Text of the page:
GAO Says D.C. Budget Referendum Has 'No Legal Effect' | WAMU 88.5 - American University Radio

WAMU 88.5 : News

Filed Under:

GAO Says D.C. Budget Referendum Has 'No Legal Effect'

Play associated audio
The GAO says the District will still need final approval from Congress.
Patrick Madden/WAMU
The GAO says the District will still need final approval from Congress.

The investigative arm of Congress says a referendum passed by District of Columbia voters to give the city more control over its own budget,  has "no legal effect.''

The opinion issued by the Government Accountability Office represents a setback for district residents who don't want Congress interfering with municipal matters.

District voters approved the referendum by a 4-to-1 margin last April, and it took legal effect on Jan. 1. It amended the city charter to say that local tax dollars can be spent without approval by Congress. The city brings in about $7 billion a year in local tax revenue, accounting for roughly two-thirds of the city budget.

The GAO says the city would violate the Antideficiency Act if it spent those local tax dollars without approval by Congress.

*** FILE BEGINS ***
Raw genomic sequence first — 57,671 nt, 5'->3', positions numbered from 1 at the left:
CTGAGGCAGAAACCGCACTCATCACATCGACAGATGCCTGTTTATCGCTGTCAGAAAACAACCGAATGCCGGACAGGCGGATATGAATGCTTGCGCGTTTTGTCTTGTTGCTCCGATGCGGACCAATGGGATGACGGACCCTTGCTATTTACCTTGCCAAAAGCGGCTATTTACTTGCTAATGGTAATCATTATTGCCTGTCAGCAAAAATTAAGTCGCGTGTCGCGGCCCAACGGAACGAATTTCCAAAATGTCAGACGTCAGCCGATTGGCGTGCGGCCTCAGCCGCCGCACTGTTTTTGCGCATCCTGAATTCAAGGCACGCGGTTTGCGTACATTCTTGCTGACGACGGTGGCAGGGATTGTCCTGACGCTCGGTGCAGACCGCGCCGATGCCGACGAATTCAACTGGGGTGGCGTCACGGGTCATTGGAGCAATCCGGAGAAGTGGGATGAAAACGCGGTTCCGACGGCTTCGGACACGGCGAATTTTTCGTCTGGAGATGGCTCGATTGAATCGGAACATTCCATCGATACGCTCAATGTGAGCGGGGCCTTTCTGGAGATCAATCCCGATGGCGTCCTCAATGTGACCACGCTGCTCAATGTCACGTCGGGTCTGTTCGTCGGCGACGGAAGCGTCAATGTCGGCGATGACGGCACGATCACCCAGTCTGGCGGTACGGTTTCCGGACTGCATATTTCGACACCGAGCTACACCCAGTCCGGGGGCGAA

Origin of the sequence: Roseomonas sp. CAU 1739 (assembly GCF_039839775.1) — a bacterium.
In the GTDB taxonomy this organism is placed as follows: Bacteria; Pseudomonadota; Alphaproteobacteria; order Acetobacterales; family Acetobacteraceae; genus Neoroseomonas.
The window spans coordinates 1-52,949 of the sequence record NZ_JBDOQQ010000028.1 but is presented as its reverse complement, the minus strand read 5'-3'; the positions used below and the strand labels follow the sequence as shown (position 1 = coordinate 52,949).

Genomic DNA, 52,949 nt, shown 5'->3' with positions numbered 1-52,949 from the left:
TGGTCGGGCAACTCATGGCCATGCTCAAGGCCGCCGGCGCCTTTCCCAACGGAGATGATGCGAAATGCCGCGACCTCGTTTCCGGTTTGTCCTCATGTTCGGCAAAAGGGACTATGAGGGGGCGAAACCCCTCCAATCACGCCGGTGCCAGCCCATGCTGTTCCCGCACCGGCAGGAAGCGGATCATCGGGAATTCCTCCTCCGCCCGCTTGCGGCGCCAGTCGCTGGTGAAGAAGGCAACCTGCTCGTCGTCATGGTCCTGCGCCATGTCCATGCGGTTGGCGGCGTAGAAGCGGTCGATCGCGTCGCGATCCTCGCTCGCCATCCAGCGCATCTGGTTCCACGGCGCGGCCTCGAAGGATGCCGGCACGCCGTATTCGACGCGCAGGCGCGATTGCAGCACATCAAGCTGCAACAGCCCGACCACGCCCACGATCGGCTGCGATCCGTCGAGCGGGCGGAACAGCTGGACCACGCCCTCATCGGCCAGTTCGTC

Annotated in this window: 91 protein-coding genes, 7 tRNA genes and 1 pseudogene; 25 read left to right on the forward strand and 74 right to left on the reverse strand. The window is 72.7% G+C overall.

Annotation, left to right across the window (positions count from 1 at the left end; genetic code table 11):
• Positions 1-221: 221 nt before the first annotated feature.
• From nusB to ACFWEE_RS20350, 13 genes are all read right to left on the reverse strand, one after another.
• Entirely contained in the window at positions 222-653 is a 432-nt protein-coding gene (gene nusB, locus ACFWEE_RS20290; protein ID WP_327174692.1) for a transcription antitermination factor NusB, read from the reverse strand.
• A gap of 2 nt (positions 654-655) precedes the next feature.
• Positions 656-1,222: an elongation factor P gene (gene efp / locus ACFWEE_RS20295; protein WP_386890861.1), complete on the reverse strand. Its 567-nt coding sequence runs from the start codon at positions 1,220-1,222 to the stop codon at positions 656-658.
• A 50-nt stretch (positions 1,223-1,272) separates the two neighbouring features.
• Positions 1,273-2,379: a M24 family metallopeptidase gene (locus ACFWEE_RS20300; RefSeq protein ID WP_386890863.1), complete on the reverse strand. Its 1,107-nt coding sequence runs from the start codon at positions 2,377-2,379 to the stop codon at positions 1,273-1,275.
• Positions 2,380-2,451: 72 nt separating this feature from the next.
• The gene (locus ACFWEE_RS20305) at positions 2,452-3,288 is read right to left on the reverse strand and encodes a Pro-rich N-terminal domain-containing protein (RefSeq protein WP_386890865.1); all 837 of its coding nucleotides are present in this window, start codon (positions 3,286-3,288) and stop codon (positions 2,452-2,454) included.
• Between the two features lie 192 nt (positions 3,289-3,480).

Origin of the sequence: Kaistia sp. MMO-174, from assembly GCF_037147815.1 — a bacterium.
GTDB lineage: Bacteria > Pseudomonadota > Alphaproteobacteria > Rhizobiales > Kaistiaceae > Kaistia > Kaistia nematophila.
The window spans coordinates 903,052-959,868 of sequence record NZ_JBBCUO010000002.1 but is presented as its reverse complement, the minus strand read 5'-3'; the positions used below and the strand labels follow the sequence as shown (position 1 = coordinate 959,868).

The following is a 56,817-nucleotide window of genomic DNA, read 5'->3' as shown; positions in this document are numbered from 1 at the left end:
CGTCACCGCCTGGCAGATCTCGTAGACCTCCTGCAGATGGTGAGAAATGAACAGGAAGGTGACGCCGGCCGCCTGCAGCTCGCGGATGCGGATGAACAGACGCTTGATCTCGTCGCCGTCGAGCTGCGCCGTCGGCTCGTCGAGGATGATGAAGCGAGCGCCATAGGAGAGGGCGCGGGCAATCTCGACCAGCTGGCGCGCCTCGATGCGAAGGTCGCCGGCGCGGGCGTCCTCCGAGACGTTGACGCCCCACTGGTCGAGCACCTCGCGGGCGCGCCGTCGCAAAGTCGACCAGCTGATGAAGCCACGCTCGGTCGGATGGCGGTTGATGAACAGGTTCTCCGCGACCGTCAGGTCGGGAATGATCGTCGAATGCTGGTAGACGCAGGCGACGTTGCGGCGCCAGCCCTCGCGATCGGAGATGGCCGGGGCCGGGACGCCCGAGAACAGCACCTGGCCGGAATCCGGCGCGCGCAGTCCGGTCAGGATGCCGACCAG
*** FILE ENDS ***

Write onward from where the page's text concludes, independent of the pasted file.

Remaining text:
NPR

From TED Talks To Taco Bell, Abuzz With Silicon Valley-Style 'Disruption'

Linguist Geoff Nunberg considers the roots and resonance of the latest tech buzzword to catapult into the mainstream. "Disrupt" may be ubiquitous now, but could the term be on the eve of a disruption?
NPR

Drop-In Chefs Help Seniors Stay In Their Own Homes

As people age, cooking can become difficult or even physically impossible. It's one reason people move to assisted living. One company offers a chef to cook healthy, affordable meals at home.
NPR

Loretta Lynch Sworn In As U.S. Attorney General

Lynch's nomination was confirmed last week by the U.S. Senate, five months after President Obama nominated her to succeed Eric Holder.
NPR

From TED Talks To Taco Bell, Abuzz With Silicon Valley-Style 'Disruption'

Linguist Geoff Nunberg considers the roots and resonance of the latest tech buzzword to catapult into the mainstream. "Disrupt" may be ubiquitous now, but could the term be on the eve of a disruption?

Leave a Comment

Help keep the conversation civil. Please refer to our Terms of Use and Code of Conduct before posting your comments.